A committee of MPs has called for the expansion of the BBC-funded local democracy reporter service (LDRS) as part of a plan to safeguard the future of local journalism.
A report published this month by the House of Commons’ Digital, Culture, Media and Sport Committee into the sustainability of local journalism makes five recommendations, the first of which is the strengthening of the LDRS system.
Currently 20 local democracy reporters are employed in Scotland, funded through the licence fee to cover local authorities and health boards, which the committee recognised were having “a positive impact on local journalism by enabling important local news stories to get coverage where otherwise they might not.”
There have been calls to expand the service, particularly to cover courts which are not serviced by agencies, and the report argues that “more could be done to expand the service across different media platforms and to give access to a wider range of news providers.”
John Nicolson MP
The current system is guaranteed funding until the end of the current BBC Charter in 2027, and the MPs, including John Nicolson, the SNP MP for Ochil and South Perthshire and former television journalist, recommend the LDRS should be protected under the forthcoming Charter renewal negotiations, and for the BBC to examine how the service can be widened.
SNS director John McLellan said: “Local democracy reporters are key to ensuring proper awareness and scrutiny of decisions made by local authorities across Scotland and it is essential the system is protected. Having proved its value to both the public and to news publishers, the time is right to look at ways the system can be expanded.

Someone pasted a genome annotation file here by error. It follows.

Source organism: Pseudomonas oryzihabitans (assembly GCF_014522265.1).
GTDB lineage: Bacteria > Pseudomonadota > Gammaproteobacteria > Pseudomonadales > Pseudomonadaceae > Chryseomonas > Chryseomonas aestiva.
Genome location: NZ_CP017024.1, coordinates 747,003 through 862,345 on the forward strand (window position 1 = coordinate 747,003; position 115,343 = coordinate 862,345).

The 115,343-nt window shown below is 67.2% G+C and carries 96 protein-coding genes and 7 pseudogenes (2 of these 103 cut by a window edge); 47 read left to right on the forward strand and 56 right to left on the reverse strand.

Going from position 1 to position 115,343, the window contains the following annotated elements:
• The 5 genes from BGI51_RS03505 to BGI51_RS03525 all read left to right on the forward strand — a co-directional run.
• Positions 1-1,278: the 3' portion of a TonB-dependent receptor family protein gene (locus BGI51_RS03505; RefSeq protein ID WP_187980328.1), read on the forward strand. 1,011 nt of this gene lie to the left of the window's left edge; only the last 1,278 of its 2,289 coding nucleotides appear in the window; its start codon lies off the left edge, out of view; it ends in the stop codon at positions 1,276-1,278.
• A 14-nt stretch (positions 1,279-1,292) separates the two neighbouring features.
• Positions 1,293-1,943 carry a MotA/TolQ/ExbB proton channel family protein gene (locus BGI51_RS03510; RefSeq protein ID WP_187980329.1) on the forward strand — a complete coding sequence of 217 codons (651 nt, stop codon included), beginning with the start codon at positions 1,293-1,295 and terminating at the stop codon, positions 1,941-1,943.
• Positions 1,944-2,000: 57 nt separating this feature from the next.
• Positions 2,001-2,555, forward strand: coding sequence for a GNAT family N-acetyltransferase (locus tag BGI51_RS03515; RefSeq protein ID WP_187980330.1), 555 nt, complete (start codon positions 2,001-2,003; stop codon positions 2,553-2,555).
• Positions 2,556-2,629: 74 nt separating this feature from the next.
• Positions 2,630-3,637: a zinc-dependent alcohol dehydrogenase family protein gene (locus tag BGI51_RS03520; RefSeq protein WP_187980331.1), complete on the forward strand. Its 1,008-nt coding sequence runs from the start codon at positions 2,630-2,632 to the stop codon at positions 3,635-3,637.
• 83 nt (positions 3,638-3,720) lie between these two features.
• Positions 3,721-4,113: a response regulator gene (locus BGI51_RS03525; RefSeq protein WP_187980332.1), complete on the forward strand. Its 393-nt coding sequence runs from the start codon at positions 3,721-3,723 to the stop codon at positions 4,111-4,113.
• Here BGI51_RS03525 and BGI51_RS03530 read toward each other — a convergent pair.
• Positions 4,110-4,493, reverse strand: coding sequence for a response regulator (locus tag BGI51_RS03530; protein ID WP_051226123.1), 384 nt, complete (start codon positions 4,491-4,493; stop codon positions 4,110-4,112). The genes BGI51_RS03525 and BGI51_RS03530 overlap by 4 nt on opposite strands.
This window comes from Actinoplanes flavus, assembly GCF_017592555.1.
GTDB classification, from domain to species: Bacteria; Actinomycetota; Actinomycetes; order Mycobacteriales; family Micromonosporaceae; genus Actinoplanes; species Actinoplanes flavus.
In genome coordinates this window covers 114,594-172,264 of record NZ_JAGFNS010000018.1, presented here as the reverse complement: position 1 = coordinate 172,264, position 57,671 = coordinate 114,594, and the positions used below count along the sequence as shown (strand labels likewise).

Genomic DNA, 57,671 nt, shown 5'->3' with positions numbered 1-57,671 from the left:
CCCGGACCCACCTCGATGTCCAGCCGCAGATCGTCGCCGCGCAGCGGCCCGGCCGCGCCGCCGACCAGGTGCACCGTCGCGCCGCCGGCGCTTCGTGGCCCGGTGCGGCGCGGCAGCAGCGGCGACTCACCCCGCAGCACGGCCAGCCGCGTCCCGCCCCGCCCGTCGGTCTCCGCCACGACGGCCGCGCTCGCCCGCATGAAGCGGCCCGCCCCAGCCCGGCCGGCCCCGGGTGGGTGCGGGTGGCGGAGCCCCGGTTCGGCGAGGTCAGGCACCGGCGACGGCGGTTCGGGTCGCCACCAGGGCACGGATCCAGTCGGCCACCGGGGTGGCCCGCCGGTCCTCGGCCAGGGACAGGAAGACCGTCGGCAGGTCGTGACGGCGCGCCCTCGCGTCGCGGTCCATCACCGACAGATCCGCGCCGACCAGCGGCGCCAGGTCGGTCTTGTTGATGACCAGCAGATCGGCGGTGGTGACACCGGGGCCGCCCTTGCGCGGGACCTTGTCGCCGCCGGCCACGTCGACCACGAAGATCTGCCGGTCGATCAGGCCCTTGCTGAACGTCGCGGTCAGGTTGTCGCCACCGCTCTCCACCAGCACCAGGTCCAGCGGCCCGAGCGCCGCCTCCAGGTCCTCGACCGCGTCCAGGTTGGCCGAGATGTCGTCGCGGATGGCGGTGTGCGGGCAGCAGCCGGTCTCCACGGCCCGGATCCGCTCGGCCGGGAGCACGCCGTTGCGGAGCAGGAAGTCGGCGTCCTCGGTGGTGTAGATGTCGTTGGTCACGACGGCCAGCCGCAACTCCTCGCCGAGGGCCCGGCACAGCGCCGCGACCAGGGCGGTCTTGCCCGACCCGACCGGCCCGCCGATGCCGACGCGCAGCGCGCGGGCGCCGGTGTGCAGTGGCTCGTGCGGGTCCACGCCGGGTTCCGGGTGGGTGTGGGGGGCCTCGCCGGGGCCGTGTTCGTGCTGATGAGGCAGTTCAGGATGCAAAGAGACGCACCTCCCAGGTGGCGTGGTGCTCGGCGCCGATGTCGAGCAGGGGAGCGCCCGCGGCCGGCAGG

“But with continuing financial pressure on all news organisations, this needs to be done sooner rather than later.”
The committee also recognised the importance of statutory public notices for local publications and recommended the expansion of their availability, and also urged the UK Government to create a long-term public interest news fund to support innovation.
John McLellan added: “As non-broadcast news publishing is devolved, we would encourage the Scottish Government to look at establishing its own public interest news fund, which could form part of the remit for the proposed Scottish Public Interest Journalism Institute which the Scottish Government supports.”